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Outside worm compost
Our outside worm compost


Worms for use in composts
Worms for use in composts
Worm compost

There are different kinds of composts. A regular compost heap is a kind of aerobic compost. It decomposes with the help of heat and micro-organisms. It is good for garden waste but as it is an open compost it might attract flies and rats if you put kitchen waste into it.

A worm compost is ideal for kitchen scraps. It produces a rich compost that can be used as a fertiliser or for container gardening.

Worm compost bin
When you want a worm compost you need a suitable container. We have built a wooden container but we are also using plastic boxes which can be placed on top of each other. They are very suitable for this purpose as you can put many of them on top of each other. The worms will then by themselves climb from one box to the next when they have finished eating in the first box.

Our boxes contain about 25 litres each. You need a capacity of about 100 litres per person to be able to take care of all your kitchen scraps.

The container we have built of wood consists of two compartments. We fill up one of them completely until we start the next one. When the worms have finished processing the scraps in the first compartment they will crawl on to the next one. To make this possible we have made small holes between the compartments. When they have finished the second compartment the compost in the first one is ready to be used and we then take it out and start to fill it with kitchen scraps again. Each compartment holds about 70 litres. There have to be drainage holes in the bottom to make it possible for the water to get out. This water is very nutritious and can be used as a fertiliser.

Worms
What kind of worms can be used in the compost? The best is to get a special type of earth worms, Eisenia foetida, which naturally live in manure heaps. You can pick them yourself if you know where to find them but the easiest way to get them is from someone who already has a working worm compost. There are also shops that sell them. You don’t need a lot of worms from the beginning as they will breed quite fast; you can start with a hundred. Make sure you also get a bit of compost with the worms as it contains worm eggs. After two months the amount of worms will have doubled.

A earth worm eats its own body weight, 0,5 gr, every day. It means that you need about 1 kilo of earth worms for every member of the household.

The worms will work in you compost as long as the temperature is above 10 degrees C. They will survive as long as the compost is not frozen. If you have your compost outside in a cold climate like ours (Sweden) the worms will only be active from April till October. This means that you can’t really use it in the wintertime even if the worms will survive. Better then to move the compost indoors in the winter – it will double the amount of fine compost that you can produce in your little soil factory.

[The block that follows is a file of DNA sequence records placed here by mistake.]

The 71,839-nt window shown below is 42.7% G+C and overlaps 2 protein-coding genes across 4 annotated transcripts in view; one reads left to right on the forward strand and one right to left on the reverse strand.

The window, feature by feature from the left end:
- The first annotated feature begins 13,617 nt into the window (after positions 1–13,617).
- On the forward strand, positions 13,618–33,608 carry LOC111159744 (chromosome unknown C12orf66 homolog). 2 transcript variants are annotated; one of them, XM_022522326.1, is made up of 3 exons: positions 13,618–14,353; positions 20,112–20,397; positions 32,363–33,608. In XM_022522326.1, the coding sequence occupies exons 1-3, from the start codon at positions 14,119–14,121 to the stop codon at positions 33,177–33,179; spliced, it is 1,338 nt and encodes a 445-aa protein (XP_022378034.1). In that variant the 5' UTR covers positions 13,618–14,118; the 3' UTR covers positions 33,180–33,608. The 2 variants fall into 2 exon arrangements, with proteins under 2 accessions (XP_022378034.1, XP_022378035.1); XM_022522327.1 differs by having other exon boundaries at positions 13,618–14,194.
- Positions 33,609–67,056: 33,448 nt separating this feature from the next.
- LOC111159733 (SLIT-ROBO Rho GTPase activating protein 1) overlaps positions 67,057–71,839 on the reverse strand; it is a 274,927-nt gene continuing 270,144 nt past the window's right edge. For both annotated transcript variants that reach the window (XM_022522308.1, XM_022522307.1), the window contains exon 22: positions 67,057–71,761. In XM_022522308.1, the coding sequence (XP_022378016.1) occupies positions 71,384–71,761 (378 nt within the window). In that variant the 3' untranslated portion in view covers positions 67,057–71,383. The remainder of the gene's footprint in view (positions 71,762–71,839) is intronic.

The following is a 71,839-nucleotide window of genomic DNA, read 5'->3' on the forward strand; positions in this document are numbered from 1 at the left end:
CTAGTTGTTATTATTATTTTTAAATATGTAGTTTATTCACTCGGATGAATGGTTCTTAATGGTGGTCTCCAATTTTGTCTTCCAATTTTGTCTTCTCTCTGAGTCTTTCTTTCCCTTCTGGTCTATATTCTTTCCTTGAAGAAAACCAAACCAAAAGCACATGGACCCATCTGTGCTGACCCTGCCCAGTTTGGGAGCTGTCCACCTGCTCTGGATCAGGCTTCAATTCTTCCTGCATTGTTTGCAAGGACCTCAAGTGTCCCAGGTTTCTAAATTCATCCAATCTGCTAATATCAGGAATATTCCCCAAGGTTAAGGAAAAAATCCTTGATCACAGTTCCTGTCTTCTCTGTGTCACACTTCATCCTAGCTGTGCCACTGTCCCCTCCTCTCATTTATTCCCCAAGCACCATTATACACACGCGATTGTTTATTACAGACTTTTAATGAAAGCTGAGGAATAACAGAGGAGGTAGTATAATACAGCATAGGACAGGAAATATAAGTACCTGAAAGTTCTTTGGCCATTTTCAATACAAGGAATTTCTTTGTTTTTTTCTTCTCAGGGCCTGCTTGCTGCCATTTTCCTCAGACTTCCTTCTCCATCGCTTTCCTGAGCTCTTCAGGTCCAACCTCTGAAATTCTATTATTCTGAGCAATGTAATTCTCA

The worms don’t like it when it gets too hot. For us that means that the compost is placed in the shadow. If you live in a warm country this might be tricky and the best place for the compost could be in a cool cellar.

Get started
Wherever you place it, it is best to start it in the summer outside and learn how to handle it. Once you have learned how it works you can move it inside. Then you also add the worms and some kind of fibrous material, i.e. leaves, straw, shredded paper or peat.

You start the compost by filling up the container at the bottom with kitchen scrap. Then you also add the worms and some kind of fibrous material. You can’t only use kitchen scrap in the compost as that is too rich in nitrogen. You need to add some kind of organic material that will balance the kitchen leftovers, like peat, leaves or straw. You can also use paper; take some pages from a newspaper and rip it into small pieces. Every time you put a new layer in the compost from the kitchen you must cover it with organic material to get a balanced compost. The compost should always be moist so add water if it’s getting too dry.

In the beginning, when you don’t have so many worms, you can’t add so much waste. But when you get more worms you can add a lot. Once you have filled up a compartment you move to the next.

What to compost
All organic material from the kitchen can be put in the compost. Peels and skins from fruits and veggies, leftovers from the meals, tea-bags etc. Even meat and fish can be composted in small quantities. The worms will process the material faster if the waste is cut into small pieces. We have had some problems with orange peels in the winter as we eat a lot of oranges. It takes time for the worms to process the peels so we don’t add all the peels to the compost.

Problems
The worm compost is a living compost and the balance can be broken if you add too much or too little of something. Here is some advice what to do if you get into compost problems:

Ants - If you get ants in you compost it means that it is too dry. Just add water until it is moist.

Bad smell - This is a sign that you have too much nitrogen compared to carbon, i.e. too much waste compared to fibrous material. Add more peat, straw, leaves or whatever material you have. The smell can also be a sign that the composting process has slowed down because it is too dry or too wet. Then you have to water it or add more fibrous material that can take up the extra water.

Flies - Top the kitchen waste with peat and see to it that it covers the scraps completely. If you have the compost inside the house and get flies you might have to put it outside until you have solved the problem.


Text: Ulrika, translation from Swedish: Karin
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